All positive edge triggered scan flip-flops are connected during ATPG mode to a complete scan chain clocked by TCK and all negative edge triggered scan flip-flops are connected to a separate scan chain clocked by TCKB.
The capture part of the boundary-scan register cells build up a whole scan chain from TDI to TDO, including the capture scan flip-flop of the instruction register and positive edge triggered flip-flops in the tap-controller. These existing scan chains are used to create the positive edge triggered scan path.
The positive edge triggered scan path starts at the TDI input and ends at a separate scan path out pin, the negative edge triggered scan path starts at one input pin and ends at the TDO output. During ATPG mode there are two possibilities to connect and run these two scan chains.
A whole scan chain is built up from TDI input to TDO output by connecting both scan chains together. This scan path must be clocked on the same edge during ATPG mode. To generate a common clock a EXOR gate can be used. This EXOR gate is controlled by the ATPG enable signal and controls the TCKB. During functional mode the EXOR generates TCKB out of TCK, during ATPG mode TCKB is synchronous to TCK.
By this kind of connection of the scan chains and clock generation a clock skew problem can appear at the interface between the positive edge triggered scan path and the "negative" edge triggered scan path.
This clock skew problem can be solved by using two separate scan chains with TCK and TCKB clock signals. A multiplexer, controlled by the ATPG enable signal connects the TCKB signal to an extra clock pin.
Referring now to FIG. 8 this shows an example of a device identification register one bit cell incorporating the present invention; similar parts to those shown in preceding Figures are indicated by the same reference numeral. No further description is thought necessary.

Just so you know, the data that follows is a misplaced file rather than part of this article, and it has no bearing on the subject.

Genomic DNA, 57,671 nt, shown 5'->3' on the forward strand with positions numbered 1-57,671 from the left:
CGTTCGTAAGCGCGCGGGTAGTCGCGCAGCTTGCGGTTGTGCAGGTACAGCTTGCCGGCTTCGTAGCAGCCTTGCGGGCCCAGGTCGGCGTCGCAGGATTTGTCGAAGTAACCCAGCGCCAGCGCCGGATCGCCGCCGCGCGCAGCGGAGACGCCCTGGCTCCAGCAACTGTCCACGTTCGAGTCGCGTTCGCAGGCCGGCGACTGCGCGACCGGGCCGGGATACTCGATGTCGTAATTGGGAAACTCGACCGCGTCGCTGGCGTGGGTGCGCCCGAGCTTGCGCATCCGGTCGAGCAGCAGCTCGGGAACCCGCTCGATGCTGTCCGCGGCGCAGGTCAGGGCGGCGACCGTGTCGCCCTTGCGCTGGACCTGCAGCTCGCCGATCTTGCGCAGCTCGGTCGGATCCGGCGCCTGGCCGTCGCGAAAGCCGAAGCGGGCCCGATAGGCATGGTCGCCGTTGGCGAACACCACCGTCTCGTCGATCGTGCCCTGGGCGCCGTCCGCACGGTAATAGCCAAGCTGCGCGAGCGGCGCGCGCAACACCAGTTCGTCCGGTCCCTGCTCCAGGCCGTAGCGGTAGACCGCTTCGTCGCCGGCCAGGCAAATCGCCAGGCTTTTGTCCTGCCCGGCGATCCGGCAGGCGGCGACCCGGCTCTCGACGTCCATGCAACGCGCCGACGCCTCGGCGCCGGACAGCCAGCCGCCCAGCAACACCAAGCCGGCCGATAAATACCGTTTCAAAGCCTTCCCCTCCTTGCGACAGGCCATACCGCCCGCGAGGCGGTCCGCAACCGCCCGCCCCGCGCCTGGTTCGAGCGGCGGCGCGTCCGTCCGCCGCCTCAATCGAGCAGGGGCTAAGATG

Referring now to FIG. 9 this shows a transistor level diagram of the multiplexer 50 of FIG. 5 with two separate inputs A, B being connected to drive separate transistor pairs nn5, nn4 and nn7, nn6. A select input SL is operative to select either of the inputs A, B by switching in nn4, nn5 and nn6, nn7.
There has thus been shown and described a fully synchronous arrangement for implementing the boundary-scan architecture. Whilst all the storage cells of the architecture may be implemented in the manner show with reference to FIGS. 5 to 7, it may be preferred in an ASIC environment merely to implement the boundary-scan cells in the manner shown in FIG. 6 in that the capture and the update sections are separately implemented as standard hard cells in the ASIC library. In an alternative arrangement the multiplexer as shown in FIG. 9 is implemented as a separate hard cell.
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|U.S. Classification||327/202, 327/215, 327/199, 326/37|
|Apr 10, 1992||AS||Assignment|